Interpreting the hum of harvest
If you grow up in the country, or live in a rural area, you quickly discover there’s a rhythm of the seasons. What’s less obvious is the soundtrack that accompanies this rhythm, especially at harvest.
I was thinking about this on a recent October evening. I had taken my dog, Maggie the Red Heeler, on a walk to see how things were coming along as my brother, Jason, combined corn. It was one of those beautiful fall evenings-no wind, and fairly warm, with a spectacular western sky painted in delicate, vibrant, shades of pink, purple and blue as the sun slipped beyond the horizon.
As we walked, we could hear the far-off hum of the combine as my brother turned the machine around at the far end of the row. Also audible was the hum of grain-bin dryer in the distance.
For some reason, those familiar sounds of harvest made me think of the book “The Quiet Season: Remembering Country Winters” by Wisconsin author Jerry Apps. He describes how winter influenced farm families and suggests that those of us who grow up with harsh northern winters are profoundly affected in ways we often are not aware.
“As I think back to the days of my childhood, the frost-covered windows in my bedroom, the frigid walks to the country school, the excitement of a blizzard, and a hundred other memories, I realize that these experiences left an indelible mark on me and made me who I am today,” Jerry writes.
I know that growing up on a farm and living in the country near my family’s Century Farm have left an indelible mark on me. The farm taught me the importance of family, honoring those who came before, working together, sticking with tasks until the job is done, respecting Mother Nature and never taking life for granted.
I forget sometimes that this view of life is novel to others. The rhythm and hum of rural life, especially in the fall, are not only far removed from my big-city relatives and friends, but they can seem distant to fellow Iowans who live in metro areas.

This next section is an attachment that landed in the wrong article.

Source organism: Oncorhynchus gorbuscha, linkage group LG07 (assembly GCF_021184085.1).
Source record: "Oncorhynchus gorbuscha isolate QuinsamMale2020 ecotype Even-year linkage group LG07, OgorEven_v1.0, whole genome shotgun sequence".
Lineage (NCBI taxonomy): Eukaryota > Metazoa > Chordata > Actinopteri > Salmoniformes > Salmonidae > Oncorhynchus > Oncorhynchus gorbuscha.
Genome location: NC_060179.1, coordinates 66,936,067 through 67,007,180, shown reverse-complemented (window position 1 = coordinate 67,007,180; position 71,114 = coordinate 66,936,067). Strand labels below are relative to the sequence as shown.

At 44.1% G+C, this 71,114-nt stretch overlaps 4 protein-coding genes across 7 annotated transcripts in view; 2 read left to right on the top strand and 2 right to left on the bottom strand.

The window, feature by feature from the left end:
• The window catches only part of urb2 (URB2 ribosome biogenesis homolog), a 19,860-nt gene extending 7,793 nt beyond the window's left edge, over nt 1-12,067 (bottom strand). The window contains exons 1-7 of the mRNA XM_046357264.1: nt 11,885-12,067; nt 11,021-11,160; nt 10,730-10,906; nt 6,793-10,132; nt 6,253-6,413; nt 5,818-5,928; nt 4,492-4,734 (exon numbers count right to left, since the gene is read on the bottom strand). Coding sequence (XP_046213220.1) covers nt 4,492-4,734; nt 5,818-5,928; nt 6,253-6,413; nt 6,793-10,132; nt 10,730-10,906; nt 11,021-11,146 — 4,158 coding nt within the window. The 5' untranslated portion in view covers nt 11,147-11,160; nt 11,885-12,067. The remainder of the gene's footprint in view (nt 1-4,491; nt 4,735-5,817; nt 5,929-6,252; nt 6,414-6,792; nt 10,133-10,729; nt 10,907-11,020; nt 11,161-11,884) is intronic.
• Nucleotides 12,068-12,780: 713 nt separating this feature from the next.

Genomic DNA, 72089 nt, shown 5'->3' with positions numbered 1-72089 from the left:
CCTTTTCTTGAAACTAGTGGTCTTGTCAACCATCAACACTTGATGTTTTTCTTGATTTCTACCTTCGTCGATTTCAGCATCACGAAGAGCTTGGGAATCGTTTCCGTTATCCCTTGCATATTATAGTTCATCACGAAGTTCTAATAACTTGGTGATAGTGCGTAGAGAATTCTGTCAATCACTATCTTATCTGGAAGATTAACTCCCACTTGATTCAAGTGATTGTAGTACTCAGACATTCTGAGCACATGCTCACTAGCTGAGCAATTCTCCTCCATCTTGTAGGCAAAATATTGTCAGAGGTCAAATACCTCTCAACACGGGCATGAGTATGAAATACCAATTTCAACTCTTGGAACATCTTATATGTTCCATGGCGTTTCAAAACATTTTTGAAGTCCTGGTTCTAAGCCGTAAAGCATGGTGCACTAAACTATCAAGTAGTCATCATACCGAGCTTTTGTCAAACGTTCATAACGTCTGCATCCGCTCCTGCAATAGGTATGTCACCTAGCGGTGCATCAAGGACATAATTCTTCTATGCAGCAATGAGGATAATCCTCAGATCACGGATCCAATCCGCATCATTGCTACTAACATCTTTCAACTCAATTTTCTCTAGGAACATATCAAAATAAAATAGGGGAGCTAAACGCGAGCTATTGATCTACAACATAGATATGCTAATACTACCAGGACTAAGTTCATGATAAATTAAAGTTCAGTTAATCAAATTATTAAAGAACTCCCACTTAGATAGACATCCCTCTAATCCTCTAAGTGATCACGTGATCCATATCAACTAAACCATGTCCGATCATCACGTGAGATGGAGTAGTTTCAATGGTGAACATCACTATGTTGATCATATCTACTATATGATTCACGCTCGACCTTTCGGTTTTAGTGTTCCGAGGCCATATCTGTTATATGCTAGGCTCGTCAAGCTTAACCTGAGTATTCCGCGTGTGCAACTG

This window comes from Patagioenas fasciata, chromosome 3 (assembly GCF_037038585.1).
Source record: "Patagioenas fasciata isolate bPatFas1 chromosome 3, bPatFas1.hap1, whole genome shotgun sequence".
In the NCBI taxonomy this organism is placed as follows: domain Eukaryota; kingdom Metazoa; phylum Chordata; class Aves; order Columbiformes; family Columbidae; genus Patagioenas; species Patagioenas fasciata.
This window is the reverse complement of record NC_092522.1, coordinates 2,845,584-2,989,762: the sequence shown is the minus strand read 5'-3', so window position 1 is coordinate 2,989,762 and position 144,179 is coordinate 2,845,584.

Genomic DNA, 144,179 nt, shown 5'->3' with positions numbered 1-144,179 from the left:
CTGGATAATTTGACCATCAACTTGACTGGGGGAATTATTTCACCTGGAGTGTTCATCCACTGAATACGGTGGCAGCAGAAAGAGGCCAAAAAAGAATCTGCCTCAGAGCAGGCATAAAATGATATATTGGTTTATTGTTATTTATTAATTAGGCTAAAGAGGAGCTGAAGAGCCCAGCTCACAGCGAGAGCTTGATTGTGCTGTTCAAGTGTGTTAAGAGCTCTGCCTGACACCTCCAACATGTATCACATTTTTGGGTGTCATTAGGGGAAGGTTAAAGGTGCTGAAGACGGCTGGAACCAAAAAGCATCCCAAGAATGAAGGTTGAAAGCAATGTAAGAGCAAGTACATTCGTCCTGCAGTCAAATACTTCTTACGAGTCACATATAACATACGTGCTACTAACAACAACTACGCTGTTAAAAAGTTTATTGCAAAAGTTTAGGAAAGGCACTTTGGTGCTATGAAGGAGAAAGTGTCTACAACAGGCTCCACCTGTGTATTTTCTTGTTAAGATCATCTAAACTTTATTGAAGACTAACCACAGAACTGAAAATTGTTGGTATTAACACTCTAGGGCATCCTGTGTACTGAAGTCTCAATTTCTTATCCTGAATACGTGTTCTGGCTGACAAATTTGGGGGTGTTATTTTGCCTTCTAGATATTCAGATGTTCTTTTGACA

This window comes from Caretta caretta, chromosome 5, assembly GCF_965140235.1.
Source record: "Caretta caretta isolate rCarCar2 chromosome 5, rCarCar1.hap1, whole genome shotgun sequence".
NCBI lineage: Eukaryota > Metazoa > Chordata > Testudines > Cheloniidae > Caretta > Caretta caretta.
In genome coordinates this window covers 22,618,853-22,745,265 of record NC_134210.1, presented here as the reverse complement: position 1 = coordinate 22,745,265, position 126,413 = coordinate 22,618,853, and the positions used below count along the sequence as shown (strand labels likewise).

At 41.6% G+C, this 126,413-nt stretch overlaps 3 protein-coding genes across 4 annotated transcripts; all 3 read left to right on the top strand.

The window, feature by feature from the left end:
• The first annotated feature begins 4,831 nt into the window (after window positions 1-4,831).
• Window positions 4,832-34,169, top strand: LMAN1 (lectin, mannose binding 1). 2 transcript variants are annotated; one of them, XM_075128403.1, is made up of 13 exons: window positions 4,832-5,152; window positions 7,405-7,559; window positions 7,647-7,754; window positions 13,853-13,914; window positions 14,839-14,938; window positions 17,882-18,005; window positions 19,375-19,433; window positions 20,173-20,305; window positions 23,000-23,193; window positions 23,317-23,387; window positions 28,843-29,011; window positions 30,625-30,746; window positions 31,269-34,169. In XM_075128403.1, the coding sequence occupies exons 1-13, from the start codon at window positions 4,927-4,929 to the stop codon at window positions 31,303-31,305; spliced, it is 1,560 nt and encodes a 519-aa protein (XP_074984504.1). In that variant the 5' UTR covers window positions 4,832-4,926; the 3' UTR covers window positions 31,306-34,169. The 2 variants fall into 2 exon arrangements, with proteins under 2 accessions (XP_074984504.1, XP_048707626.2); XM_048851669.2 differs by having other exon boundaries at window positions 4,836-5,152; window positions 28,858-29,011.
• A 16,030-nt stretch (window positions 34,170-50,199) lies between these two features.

I was reminded of this when the fine folks at the Shenandoah Public Library invited me to present my “Culinary History of Iowa” program this year. My host, the delightful Carole Dailey, mentioned that she grew up in Des Moines. As she gave me a tour of Shenandoah’s wonderful Carnegie library, she spoke of how interesting it is to be closer to rural Iowa and see harvest in action. “I always knew about harvest, of course, but seeing it up close is fascinating and gives me a whole new perspective,” she said.
The sights, sounds and aromas of harvest are truly a feast for the senses. The steady pace of a combine harvesting golden-brown soybeans as the reel spins round and round can look almost majestic against the backdrop of a deep cerulean sky.
When it’s time for dinner, the aroma of a hearty bowl of homemade vegetable beef stew and fresh-baked bread served in the field would tempt anyone, not just a hungry harvest crew, to stop for a bit and savor some comfort food.
And through it all, the hum of harvest plays on, from combines bringing in the crop to tractors and wagons hauling grain down the road to the elevator. In a strange way, this hum reminds me of a comment a yoga instructor made during a class I took about five years ago in Lake City. (Yes, yoga is harder than I realized, and no, I wasn’t very good at it.)
Yoga practitioners sometimes mention the om. My teacher spoke of the om as an ever-present part of life. I did a little research online and read that the om is frequently called the pranava, literally “humming,” a word that derives from pranu, “to reverberate.”
A Tibetan scholar named Lama Govinda wrote that om expresses and leads to the “experience of the infinite within us,” a way to connect with the divine. Some sources described the om is the meditative seed, par excellence. To me, it’s that feeling of mindfulness that’s easier to access when you’re a farmer making round after round in the field, all alone in the cab.
From what I read, the om is a vibration that slowly dissolves into silence, “steadfast, immovable, enduring.” While I’m no expert in these things, I know that as the hum of harvest fades away for another year, the determined spirit of the people here in farm country continues, and their love of the land remains steadfast, immovable, enduring.
Darcy Dougherty-Maulsby (a.k.a) Yetter-girl grew up on a Century Farm between Lake City and Yetter and is proud to call Calhoun County home.
Contact her at firstname.lastname@example.org and visit her online at www.darcymaulsby.com.
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